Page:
Half the mediations                                                                                        ling emotion is one
involve the parties                                                                                        reason why some
being in the same                                                                                          parties engage in
room, half in sepa-                                                                                        face-to-face media-
rate rooms with shut-                                                                                      tion, while in other
tle negotiations fa-                                                                                       cases they are in
cilitated through the                                                                                      separate rooms. To
mediators going from room to room.           ment standards for adoption and post-        help ensure the process is fair, the par-
                                             adoption services.                           ties may also have other people present
For the Complainant, mediation can be                                                     for support or advice, (providing it
a very empowering experience. For the        Sexually harassed                            does not create a power imbalance).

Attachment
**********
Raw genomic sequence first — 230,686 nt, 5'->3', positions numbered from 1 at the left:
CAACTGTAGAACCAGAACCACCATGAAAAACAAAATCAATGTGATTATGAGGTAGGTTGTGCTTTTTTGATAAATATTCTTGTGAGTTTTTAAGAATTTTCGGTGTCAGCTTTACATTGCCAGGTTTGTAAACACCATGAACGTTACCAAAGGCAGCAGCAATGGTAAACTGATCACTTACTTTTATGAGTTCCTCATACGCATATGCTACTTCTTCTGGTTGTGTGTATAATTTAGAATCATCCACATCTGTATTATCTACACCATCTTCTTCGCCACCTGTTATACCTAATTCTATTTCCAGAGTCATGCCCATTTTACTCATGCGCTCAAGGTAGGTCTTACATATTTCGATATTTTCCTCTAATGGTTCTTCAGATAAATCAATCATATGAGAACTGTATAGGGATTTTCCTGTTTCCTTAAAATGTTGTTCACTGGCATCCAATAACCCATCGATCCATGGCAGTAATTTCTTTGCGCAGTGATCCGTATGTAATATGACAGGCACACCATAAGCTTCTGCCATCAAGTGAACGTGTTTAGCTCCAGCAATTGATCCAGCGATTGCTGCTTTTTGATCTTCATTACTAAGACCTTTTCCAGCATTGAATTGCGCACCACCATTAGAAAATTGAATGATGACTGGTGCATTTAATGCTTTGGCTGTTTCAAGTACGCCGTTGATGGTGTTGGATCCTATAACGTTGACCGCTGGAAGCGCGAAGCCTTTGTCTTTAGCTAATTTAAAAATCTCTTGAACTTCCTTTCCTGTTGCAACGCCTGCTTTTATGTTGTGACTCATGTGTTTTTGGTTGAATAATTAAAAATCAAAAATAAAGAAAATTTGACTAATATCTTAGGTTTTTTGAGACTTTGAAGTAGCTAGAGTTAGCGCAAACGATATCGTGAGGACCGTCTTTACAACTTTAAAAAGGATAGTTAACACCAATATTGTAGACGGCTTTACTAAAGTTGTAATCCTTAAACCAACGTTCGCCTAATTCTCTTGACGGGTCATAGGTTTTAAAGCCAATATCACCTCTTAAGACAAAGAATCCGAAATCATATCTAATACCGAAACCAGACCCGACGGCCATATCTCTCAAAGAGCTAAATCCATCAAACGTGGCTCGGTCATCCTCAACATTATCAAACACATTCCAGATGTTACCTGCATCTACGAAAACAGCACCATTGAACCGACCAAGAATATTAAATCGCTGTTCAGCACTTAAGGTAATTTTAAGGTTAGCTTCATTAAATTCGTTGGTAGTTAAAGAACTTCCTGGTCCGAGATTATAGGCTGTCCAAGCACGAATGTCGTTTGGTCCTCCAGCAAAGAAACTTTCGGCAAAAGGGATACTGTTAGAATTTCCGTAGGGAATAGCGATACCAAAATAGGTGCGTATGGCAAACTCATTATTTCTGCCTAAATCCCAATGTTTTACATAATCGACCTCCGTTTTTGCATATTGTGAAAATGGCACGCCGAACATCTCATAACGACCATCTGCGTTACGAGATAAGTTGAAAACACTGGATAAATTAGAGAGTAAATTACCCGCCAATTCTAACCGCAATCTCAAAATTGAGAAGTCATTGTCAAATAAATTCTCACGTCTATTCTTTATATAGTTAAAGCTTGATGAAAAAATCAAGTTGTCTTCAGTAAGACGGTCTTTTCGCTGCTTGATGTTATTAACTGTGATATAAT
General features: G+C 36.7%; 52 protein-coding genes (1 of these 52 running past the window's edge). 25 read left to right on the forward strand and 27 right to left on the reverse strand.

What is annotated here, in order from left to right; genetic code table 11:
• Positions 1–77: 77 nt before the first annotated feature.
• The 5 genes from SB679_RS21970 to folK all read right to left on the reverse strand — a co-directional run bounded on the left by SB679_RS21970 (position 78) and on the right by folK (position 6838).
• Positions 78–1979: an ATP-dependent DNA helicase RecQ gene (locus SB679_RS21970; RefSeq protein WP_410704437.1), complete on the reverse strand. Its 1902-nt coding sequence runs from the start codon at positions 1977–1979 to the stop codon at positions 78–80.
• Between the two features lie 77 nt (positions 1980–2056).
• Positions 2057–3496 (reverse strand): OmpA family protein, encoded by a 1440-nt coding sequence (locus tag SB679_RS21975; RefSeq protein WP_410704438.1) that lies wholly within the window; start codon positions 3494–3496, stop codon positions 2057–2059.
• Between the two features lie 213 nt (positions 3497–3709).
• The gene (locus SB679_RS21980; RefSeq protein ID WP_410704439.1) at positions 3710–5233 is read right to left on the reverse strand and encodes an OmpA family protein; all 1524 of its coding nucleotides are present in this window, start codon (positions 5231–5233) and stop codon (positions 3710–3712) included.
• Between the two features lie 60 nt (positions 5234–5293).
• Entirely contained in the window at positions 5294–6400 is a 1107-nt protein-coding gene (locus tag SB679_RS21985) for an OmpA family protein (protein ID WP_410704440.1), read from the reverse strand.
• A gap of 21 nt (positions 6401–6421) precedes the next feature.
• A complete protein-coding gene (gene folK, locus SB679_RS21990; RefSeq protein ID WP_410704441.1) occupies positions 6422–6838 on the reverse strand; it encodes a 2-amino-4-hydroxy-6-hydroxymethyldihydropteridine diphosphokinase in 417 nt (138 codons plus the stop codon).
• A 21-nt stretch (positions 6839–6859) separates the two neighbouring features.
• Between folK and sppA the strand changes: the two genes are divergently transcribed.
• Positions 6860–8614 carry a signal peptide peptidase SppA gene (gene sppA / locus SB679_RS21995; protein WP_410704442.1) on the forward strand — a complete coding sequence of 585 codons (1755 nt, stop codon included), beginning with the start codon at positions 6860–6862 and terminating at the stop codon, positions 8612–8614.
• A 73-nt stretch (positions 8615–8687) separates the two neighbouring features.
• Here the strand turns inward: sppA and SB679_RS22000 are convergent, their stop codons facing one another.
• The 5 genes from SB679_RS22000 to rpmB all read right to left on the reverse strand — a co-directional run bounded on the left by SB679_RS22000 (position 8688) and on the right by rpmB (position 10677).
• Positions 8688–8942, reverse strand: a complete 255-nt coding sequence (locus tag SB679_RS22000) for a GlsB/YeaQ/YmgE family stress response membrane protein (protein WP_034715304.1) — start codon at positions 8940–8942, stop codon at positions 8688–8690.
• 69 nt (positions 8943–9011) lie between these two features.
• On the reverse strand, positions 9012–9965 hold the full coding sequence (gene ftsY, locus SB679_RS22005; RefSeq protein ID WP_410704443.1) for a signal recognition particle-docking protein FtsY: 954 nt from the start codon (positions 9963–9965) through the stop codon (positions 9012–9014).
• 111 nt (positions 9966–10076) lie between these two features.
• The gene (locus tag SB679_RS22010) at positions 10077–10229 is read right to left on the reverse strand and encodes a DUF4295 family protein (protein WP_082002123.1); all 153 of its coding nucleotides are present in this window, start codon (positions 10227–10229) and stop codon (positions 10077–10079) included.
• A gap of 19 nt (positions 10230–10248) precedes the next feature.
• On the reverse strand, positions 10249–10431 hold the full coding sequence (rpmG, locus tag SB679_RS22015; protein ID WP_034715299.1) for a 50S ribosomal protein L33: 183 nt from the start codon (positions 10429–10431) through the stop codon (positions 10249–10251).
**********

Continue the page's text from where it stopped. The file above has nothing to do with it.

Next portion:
Respondent, it is also empowering to         All mediations are on conducted on a
negotiate settlement proposals and to        neutral, without prejudice basis. The        At the conclusion of the process, the
have an alternative to investigation.        Complainant’s allegations are neither        Complainant felt empowered, having
                                             investigated nor proven.                     finally confronted her harassers to tell
Here are two successful mediations:                                                       them how their behaviour had affected
                                             A woman alleged that after several years     her. The employers said the process
                                             of employment with a company, the two        had been effective in resolving the al-
Adoption LINKS                                                                            legations, both from a personal and
All mediations are confidential. The         owners of the company began to sexu-
                                             ally harass her, including repeated touch-   business perspective.
parties agreed to shed confidentiality
for this article.                            ing and sexual propositions. After each
                                             incident she objected, but they would        The parties’ settlement involved the
                                             not stop. Finally she quit.                  Respondent providing $1,000 for lost
A member of the LINKS Post Legal                                                          wages and $7,000 for general dam-
Adoption Support Group Inc. filed a                                                       ages. The Respondents also attended